Austria: Why not let the people decide?
10 July 2012
The ESM is one, and the fiscal pact another: should the major political decisions of a country be put to the people for a vote? In Vienna, which has been debating more transparency and direct democracy for some months, the politicians have been slamming the brakes on with both feet.
He would not be Heinz Fischer if he didn’t have at least two opinions on the question of "more direct democracy?" In Pressestunde am Sonntag (“News Hour on Sunday)", yes, the President could well imagine the people getting more involved in important decisions in the future.
Just as he could well imagine being against such a thing, too. More emphasis on direct democracy, that is to say, must not lead to the elimination of the National Council. The President is also deeply concerned that in the wake of the increased use of referenda, issues might become sensationalised – “taken to the tabloids”. Complex issues such as the Fiscal Pact and the setting up of the permanent European Security Mechanism bailout fund would therefore also not be suitable matters for referenda. Explaining them to the public, you see, could just get too folksy.
Interesting, that. Almost simultaneously, Fischer’s counterpart in Germany, Joachim Gauck, has been urging Chancellor Angela Merkel to once again describe more precisely to the people the controversial measures to save the euro. It would also help the voters grasp what they’ll have to deal with. Mr. Gauck, of course, is absolutely right in that: a decision of this gravity should not be made behind the voters’ backs – at least not if one wants to keep the people from heading over in droves to the camp of those who bitterly oppose the EU.
Our neighbours in Switzerland
The Austrian people deserve such a declaration. And what exactly should be so hard about telling them in straightforward sentences that bringing in the ESM means that all the states become liable for all the debts of the other states? And what exactly could be “taking it to the tabloids" about explaining to the population that not only the debts of states will be pooled in the Community, but that money for public assistance will be used to bail out private banks – instead of letting the shareholders absorb the losses, which is what should happen.
It is precisely this “tabloidisation” of complex issues so dreaded by Heinz Fischer that might do this country some good – if only because a clear presentation of issues that are very difficult to get to the bottom of need not lead to a crude abbreviation and distortion, as was shown not least by the vote on joining the EU in June 1994.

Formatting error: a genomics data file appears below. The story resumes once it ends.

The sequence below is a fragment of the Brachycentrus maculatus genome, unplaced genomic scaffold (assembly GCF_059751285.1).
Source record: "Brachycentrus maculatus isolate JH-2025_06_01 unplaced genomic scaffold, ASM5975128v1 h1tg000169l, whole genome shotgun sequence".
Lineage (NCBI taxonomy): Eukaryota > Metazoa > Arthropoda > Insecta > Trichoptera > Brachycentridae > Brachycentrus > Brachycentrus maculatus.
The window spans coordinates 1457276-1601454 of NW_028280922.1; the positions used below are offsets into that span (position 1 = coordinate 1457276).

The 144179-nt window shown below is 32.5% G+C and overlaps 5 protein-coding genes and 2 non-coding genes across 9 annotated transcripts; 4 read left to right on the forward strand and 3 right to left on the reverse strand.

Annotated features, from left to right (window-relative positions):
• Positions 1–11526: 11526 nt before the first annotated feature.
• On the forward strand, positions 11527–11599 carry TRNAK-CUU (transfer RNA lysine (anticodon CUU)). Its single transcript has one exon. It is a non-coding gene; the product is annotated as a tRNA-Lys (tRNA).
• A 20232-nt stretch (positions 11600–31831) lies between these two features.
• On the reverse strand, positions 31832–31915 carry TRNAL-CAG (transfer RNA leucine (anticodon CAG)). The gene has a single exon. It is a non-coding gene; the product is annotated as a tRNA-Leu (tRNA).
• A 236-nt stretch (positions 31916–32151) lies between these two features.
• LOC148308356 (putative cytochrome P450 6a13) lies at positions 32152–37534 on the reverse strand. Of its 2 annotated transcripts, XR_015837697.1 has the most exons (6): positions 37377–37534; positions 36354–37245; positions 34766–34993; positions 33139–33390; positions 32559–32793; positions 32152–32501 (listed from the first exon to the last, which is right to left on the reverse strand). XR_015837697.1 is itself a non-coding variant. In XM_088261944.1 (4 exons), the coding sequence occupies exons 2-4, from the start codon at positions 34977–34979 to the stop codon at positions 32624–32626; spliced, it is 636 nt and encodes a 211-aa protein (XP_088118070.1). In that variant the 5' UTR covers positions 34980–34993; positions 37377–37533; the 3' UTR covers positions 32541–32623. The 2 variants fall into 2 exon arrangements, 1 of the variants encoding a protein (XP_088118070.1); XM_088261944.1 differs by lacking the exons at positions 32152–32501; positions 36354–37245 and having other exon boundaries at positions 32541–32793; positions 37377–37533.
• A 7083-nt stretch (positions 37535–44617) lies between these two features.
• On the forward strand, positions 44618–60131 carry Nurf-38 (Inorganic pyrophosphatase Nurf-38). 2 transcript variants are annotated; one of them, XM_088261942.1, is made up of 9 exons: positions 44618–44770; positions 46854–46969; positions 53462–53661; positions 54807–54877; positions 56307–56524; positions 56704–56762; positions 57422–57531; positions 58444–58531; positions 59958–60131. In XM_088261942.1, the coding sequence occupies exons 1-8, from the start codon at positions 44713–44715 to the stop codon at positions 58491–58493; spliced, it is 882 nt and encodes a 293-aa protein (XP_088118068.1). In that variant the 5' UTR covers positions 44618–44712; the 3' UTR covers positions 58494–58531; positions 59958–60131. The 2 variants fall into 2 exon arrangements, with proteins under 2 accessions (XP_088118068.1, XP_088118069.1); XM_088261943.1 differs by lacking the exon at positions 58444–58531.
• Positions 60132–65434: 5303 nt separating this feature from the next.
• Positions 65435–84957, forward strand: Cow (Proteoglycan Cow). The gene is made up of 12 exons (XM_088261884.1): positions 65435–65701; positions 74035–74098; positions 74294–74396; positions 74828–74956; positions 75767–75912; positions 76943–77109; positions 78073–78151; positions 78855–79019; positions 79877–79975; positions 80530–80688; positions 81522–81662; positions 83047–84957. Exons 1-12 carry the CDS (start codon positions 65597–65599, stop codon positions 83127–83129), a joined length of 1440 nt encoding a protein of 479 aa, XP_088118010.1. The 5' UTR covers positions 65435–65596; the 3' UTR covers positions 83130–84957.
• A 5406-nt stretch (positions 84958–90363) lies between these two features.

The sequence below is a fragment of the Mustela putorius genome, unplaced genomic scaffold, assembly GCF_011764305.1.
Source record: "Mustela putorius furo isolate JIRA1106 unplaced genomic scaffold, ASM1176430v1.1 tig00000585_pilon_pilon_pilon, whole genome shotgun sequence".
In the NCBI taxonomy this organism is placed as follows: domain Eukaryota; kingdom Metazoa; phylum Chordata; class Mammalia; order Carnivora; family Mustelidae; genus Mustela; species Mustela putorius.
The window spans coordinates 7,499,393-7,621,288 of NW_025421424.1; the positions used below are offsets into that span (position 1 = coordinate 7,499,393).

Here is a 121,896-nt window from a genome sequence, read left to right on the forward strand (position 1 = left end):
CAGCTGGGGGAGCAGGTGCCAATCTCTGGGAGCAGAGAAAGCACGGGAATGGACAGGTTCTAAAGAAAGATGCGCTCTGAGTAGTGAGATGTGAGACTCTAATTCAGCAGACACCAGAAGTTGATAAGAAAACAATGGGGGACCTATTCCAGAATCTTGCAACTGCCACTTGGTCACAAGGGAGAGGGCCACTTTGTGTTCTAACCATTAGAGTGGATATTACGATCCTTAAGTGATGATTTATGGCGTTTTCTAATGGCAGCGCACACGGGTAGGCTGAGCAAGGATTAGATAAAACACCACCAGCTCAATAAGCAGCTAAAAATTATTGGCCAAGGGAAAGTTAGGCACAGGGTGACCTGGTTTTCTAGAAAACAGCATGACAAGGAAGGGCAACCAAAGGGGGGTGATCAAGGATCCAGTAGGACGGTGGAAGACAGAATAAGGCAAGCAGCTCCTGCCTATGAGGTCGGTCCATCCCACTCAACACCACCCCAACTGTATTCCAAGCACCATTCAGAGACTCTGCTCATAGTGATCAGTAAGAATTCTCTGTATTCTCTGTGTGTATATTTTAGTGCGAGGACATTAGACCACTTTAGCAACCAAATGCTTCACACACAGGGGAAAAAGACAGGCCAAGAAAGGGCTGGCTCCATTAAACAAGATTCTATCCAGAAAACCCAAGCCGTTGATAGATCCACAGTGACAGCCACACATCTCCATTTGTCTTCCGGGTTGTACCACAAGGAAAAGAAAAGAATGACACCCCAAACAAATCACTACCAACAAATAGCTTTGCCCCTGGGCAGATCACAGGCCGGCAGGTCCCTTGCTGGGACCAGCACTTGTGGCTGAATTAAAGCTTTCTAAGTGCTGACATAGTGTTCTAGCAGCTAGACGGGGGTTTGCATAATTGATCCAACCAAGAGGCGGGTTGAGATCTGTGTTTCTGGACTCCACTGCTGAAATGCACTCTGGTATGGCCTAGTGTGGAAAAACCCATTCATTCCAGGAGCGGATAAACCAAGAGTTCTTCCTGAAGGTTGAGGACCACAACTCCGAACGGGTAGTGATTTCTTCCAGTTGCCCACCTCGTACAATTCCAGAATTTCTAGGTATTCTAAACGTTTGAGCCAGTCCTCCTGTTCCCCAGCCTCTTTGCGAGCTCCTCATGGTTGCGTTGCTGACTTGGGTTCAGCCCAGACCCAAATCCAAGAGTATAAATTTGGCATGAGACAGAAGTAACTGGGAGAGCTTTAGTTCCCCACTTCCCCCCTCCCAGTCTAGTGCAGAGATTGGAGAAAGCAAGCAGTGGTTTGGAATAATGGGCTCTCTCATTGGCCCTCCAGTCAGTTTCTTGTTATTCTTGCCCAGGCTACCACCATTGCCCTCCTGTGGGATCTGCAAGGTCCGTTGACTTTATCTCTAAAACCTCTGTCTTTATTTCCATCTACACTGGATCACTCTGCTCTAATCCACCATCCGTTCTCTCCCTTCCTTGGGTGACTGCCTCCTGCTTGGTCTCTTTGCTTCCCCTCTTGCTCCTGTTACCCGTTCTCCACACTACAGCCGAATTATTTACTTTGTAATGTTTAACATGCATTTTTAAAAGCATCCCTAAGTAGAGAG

Our neighbours in Switzerland show how far direct democracy can go and how maturely the people can make decisions. Earlier this year the Swiss voted against extending paid leave from four weeks to six. Not because they have something against more holidays, but because they take the view that the economy, already under great pressure, would be weakened further.
People need not vote on anything and everything
In 2005 an initiative to expand regional hospitals was rejected in St. Gallen by a large majority. The citizens have nothing against a greater density of hospitals, but they were told in simple terms that such a move would naturally lead to higher taxes. In Lower Austria, one doesn’t bother the obviously overburdened people sitting down to their country music and beer; the big questions are decided for them by the political "experts" in the Landtag. The result: two brand-spanking new hospitals in the countryside are to be built within twelve kilometres of each other.
Now, the people need not vote on anything and everything. Much would be achieved if voters were permitted to be there at the major crossroads. For example, regarding the ESM, or the question of whether the state should permanently spend more than it brings in, or whether government spending should be braked by constitutional law. And whether the retirement age should "grow" with increasing life expectancy or stay as it is.
Answers to this kind of question shouldn’t frighten anyone. The supposedly stupid people cannot make decisions any worse than the experts on the benches of the National Council. And that would be a quite passable starting point, would it not?